If you feel lately like an incredible shrinking man or woman, here’s a mix for you. May it be the antidote for your poor mood.
Taking Time- Arthur Russell
Real Good Time Together- Lou Reed
Planet Health- Chairlift
Standing In Your Line- Telepathe
Figure 8- Blossom Dearie
Jamie- Hedge & Donna
If You Can’t Learn From My Mistakes- Moby Grape
Joy In Repetition- Prince
Ghost Song- Jim Morrison
Joe Buck Rides Again- John Barry, Midnight Cowboy OST
Time Love Hope Life- Peter Sarstedt
Untitled- The Cure
Nite Life- Willie Nelson
Everybody Wants To Live- Brian Wilson
Tin Man- America
Time Of The Last Persecution- Bill Fay
The first movie I remember seeing in the movie theater was The Incredible Shrinking Woman with Lily Tomlin and Charles Grodin, both of whom I think are so underrated. Grodin always plays such a great cad.
My brother and I would race by foot across Interstate 10 to get to the movie complex at The Lake Forest Plaza Mall, an already-dying mall which was finally picked off by Hurricane Katrina. The fascinating website deadmalls.com discusses The Plaza and many other closed malls across America.
Here’s the beginning of The Incredible Shrinking Woman, which has a great titles sequence. It’s also one of Joel Schumacher’s first films. Written by Tomlin’s long-time partner Jane Wagner, the film is an attack on American consumerism. Lily Tomlin’s character shrinks due to “multiple chemical sensitivity disorder” when she is exposed to a heady mixture of everyday household chemicals and products.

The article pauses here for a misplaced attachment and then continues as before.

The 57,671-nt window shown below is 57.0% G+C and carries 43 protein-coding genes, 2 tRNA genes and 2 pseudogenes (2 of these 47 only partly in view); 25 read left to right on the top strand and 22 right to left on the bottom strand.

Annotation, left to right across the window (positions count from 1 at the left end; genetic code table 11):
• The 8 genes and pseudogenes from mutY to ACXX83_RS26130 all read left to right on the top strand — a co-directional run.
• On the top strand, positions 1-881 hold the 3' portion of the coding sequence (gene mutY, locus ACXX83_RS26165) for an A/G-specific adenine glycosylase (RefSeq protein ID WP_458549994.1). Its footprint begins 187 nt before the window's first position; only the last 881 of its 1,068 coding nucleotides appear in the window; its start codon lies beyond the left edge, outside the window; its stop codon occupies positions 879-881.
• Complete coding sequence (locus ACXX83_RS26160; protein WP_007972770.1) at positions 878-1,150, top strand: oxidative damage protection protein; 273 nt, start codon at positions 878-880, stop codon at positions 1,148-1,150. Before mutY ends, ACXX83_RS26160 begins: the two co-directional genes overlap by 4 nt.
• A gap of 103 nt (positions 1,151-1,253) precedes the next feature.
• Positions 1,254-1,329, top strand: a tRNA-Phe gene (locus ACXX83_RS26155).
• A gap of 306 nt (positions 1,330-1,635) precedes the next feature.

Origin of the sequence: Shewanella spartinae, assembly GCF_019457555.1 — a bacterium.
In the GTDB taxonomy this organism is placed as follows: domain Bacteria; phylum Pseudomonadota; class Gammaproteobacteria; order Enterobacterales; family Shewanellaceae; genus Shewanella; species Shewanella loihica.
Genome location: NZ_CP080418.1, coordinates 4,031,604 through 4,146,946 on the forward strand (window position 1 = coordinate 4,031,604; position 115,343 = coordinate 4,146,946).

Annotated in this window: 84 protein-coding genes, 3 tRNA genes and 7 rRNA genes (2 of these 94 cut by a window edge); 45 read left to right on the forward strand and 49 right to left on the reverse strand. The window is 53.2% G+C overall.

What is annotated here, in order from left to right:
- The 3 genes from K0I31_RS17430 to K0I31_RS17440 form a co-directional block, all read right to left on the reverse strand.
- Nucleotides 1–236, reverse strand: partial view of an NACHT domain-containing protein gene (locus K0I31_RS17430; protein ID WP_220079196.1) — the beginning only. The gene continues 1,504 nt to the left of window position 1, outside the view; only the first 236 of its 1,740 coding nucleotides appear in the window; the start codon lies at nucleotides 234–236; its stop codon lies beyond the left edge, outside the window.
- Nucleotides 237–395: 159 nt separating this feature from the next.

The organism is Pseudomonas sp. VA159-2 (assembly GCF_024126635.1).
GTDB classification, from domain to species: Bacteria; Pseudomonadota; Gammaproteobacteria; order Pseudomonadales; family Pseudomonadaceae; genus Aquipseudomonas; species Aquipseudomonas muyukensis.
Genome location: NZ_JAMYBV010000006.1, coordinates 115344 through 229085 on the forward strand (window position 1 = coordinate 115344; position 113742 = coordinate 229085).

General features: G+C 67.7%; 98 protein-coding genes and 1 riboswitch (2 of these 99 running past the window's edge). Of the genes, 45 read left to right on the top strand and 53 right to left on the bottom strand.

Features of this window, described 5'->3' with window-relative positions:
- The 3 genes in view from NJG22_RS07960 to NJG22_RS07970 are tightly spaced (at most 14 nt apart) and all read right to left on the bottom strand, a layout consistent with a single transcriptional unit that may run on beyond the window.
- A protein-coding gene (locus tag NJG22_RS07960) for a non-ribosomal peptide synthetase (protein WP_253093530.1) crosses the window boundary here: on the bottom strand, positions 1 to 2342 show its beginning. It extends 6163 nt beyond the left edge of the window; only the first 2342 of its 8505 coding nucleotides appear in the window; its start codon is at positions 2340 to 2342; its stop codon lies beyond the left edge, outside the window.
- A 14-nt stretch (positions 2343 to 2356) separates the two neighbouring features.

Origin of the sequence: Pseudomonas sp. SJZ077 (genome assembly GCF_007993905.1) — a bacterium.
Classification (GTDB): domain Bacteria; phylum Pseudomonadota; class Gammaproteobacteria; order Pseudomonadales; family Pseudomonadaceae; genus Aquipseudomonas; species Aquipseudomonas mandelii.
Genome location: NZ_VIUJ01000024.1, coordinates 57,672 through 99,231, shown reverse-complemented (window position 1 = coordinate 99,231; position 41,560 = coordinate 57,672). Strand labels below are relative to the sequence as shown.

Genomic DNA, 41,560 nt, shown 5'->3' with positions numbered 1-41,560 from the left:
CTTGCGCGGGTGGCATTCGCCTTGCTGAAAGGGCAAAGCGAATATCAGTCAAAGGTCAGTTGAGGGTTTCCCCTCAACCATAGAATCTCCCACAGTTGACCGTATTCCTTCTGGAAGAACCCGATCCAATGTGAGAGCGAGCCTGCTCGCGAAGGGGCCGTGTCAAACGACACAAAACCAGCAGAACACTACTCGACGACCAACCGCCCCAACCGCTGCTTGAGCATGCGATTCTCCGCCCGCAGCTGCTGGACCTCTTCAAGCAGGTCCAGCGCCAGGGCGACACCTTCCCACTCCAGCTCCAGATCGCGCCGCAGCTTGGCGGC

The Incredible Shrinking Woman is less gloomy than it’s predecessor, Jack Arnold’s The Incredible Shrinking Man. Lily Tomlin finds the antidote which will make her full-grown again. Not so for the shrinking man, who after struggling against a predatory spider shrinks into nothingness while delivering this existential voiceover:
I was continuing to shrink, to become… what? The infinitesimal? What was I? Still a human being? Or was I the man of the future? If there were other bursts of radiation, other clouds drifting across seas and continents, would other beings follow me into this vast new world? So close – the infinitesimal and the infinite. But suddenly, I knew they were really the two ends of the same concept. The unbelievably small and the unbelievably vast eventually meet – like the closing of a gigantic circle. I looked up, as if somehow I would grasp the heavens. The universe, worlds beyond number, God’s silver tapestry spread across the night. And in that moment, I knew the answer to the riddle of the infinite. I had thought in terms of man’s own limited dimension. I had presumed upon nature. That existence begins and ends in man’s conception, not nature’s. And I felt my body dwindling, melting, becoming nothing. My fears melted away. And in their place came acceptance. All this vast majesty of creation, it had to mean something. And then I meant something, too. Yes, smaller than the smallest, I meant something, too. To God, there is no zero. I still exist!
Truly an amazing ending:
To God, there is no zero.
Enjoy the mix.